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CANNES, France — The world’s premier film festival has commenced, and the late 1960s Jerry Schatzberg photograph of Faye Dunaway at the center of this year’s festival poster gazes down on all of us pasty mortals, visitors to this resort town overrun by people with screening-access badges flung around their necks.


The 2011 Cannes attendees experienced none of the ash-covered adversity or delays caused by last year’s pesky Icelandic volcano. The weather (70s and sunny) makes a mockery of those who are about to spend 12 days indoors, in the dark. It’s enough to give the French Riviera a reputation as a vacation paradise. Wait. Right. It already has that reputation.


“Our set never suns.” That’s how Charles Champlin of the Los Angeles Times once put it.


We’re a few dozen movies too soon to tell if this year’s Cannes will lead to a cinematic paradise, a line-up (awards to come on closing night, May 22) strong enough to compete with the beach and the food and the skies. But in one of his late-career bright spots, Woody Allen’s “Midnight in Paris” opened the 64th edition of the Cannes Film Festival in an out-of-competition screening Wednesday night attended by Allen and cast members Owen Wilson, Rachel McAdams, Adrien Brody and Michael Sheen.


The film is good. Not a radical change in direction or form. But good. It rides on a familiar but clever and expansive central idea that sustains Allen’s interest, and ours. And that’s something that can’t be said of more than two or three Allen pictures from the last 20 years


The idea? A hopeless nostalgist, Hollywood screenwriter and fledgling novelist Gil (Owen Wilson, who has a “West Coast” (Allen’s phrase) way of loosening up Allen’s standard-issue, put-upon dreamer) is on vacation with his shrewish fiance (game Rachel McAdams, doing what she can in a tiring role). One night, alone on the Paris streets, an elegant 1920s Peugeot limousine pulls up and a glamorous-looking couple beckons him inside.


They are Scott and Zelda Fitzgerald, who eventually introduce Gil to several other of his revered Jazz Age heroes and heroines, among them Ernest Hemingway; Salvador Dali; Gertrude Stein; and an unknown (fictional) mistress of various artists, including Pablo Picasso. The “art groupie” and aspiring costume designer is played by Marion Cotillard. Her character lives in her own yearning for an earlier era, the 1890s.


We all wish we were somewhere else sometimes. Allen’s work often seems stuck, not just in the past, but in a resentful rut. This one’s different, and better, and livelier. The past is a mirage; we must make the present our home, the best one we can.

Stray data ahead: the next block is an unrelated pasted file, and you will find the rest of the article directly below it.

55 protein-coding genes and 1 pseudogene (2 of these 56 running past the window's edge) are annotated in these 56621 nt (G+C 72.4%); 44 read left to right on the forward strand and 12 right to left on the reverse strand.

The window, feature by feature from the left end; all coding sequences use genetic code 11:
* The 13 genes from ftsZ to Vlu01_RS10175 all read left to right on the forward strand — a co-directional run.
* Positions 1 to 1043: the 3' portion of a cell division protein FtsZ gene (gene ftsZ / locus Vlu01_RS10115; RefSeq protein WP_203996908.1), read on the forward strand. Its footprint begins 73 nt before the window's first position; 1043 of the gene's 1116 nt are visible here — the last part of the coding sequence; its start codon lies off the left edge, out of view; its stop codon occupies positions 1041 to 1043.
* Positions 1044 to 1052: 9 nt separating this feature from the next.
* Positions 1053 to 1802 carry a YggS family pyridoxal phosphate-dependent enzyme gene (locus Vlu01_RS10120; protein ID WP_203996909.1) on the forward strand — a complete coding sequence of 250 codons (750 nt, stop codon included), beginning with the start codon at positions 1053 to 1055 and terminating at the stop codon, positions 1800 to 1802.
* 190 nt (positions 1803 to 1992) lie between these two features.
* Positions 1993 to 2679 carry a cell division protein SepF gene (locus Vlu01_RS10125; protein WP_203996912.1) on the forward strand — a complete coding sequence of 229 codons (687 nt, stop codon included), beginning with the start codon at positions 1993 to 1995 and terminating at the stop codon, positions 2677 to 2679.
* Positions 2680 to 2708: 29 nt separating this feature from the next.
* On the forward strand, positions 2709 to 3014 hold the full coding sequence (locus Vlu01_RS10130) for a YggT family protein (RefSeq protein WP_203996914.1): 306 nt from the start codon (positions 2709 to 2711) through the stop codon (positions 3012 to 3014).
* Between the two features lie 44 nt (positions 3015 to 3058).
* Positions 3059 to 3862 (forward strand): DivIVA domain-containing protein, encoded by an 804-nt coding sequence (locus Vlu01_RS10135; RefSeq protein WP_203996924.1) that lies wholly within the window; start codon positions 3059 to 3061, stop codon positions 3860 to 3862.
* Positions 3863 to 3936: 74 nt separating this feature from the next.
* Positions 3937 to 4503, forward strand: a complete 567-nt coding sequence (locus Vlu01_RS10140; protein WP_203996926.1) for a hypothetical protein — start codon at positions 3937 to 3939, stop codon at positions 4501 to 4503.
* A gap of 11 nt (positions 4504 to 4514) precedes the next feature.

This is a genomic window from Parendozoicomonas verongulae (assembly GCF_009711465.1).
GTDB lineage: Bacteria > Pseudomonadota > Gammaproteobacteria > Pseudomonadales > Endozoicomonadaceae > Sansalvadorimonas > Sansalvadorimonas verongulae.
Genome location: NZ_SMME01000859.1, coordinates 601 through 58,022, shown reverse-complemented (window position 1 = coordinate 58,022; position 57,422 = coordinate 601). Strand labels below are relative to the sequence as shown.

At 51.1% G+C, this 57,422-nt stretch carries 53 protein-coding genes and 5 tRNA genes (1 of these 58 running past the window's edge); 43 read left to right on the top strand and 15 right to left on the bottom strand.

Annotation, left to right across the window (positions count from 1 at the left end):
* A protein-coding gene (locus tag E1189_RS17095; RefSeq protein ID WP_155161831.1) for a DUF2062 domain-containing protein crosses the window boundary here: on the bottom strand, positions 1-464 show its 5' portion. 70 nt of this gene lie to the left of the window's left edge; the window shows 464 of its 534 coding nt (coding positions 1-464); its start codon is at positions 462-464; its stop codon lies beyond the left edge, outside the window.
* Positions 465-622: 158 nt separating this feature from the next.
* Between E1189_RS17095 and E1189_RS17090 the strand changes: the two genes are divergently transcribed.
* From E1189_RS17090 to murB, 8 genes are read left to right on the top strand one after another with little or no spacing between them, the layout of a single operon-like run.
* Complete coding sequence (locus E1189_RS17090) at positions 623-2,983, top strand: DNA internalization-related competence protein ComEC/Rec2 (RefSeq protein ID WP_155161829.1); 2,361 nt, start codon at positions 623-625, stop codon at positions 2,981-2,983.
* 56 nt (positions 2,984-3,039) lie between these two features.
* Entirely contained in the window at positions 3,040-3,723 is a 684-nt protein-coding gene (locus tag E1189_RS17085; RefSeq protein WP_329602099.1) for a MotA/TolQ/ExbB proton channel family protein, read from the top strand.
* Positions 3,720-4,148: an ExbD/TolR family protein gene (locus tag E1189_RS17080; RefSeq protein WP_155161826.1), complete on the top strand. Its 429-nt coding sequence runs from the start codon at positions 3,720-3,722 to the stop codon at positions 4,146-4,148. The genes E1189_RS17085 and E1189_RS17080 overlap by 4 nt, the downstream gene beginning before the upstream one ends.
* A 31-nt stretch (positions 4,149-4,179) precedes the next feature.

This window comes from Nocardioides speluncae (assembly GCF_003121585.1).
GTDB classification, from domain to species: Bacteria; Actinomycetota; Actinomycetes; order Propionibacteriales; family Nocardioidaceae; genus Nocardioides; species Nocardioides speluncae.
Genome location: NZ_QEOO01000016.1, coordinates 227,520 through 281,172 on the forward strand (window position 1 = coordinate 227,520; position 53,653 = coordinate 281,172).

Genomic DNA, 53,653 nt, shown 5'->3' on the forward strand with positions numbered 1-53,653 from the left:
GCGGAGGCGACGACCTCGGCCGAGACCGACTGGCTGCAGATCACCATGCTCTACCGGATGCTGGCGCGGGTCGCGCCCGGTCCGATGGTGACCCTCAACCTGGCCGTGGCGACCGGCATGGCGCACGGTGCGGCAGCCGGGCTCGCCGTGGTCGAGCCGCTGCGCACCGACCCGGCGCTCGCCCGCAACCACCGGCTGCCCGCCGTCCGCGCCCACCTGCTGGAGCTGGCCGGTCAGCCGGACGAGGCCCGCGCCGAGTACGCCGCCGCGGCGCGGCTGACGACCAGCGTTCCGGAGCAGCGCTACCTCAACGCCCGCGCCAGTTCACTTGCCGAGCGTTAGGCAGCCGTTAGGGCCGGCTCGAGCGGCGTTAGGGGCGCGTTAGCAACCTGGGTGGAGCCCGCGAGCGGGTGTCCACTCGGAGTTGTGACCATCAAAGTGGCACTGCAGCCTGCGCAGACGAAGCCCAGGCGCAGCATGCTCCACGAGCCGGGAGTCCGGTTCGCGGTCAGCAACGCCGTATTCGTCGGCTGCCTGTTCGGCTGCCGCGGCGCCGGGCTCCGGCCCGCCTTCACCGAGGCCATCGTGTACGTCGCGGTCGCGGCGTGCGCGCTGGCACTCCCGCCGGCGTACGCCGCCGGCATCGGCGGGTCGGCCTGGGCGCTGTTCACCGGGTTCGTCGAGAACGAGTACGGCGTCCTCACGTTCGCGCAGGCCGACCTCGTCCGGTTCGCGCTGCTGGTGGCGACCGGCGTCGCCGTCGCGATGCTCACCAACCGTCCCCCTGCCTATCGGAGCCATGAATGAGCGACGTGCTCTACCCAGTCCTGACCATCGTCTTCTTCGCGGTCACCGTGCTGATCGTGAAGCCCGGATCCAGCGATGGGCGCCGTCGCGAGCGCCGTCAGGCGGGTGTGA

The midday press screening of “Midnight in Paris” preceded a press conference, during which Allen — like many an American-made Cannes regular before him, from Quentin Tarantino on down — went out of his way to note that “in France, you can find great respect for cinema as art.” Whereas in America, “it’s a moneymaking industry.”


For a long time, Allen said at the press conference, he had a title for his film and nothing else. That title “suggested an enormous amount of romance.” Then he pulled a time-travel notion out of his head (akin to his short story “The Kugelmass Episode,” in which a modern-day New Yorker has a fling with Flaubert’s Emma Bovary) and developed a working script. Similar in appeal to Steve Martin’s play “Picasso at the Lapin Agile,” “Midnight in Paris” has piquant fun horsing around with historical figures, such as Dali, played by a droll Brody. Beyond that, Allen said, “I just wanted Paris to look very beautiful,” lighted by his trademark golden-autumn color palette.


His next film, like this one, will pay tribute to a great city (Rome). First came New York, a lot of it; then London, for “Match Point” among others; then Barcelona, for “Vicky Cristina Barcelona”; and now “Midnight in Paris.”


He considers himself “a completely lucky filmmaker,” said Allen, who “never considered himself to be an artist.” He makes films often, and quickly. And, he said, as this year’s Cannes poster showcasing classic Faye Dunaway looked down upon the man in the black horn-rims, “some of them come out good.”

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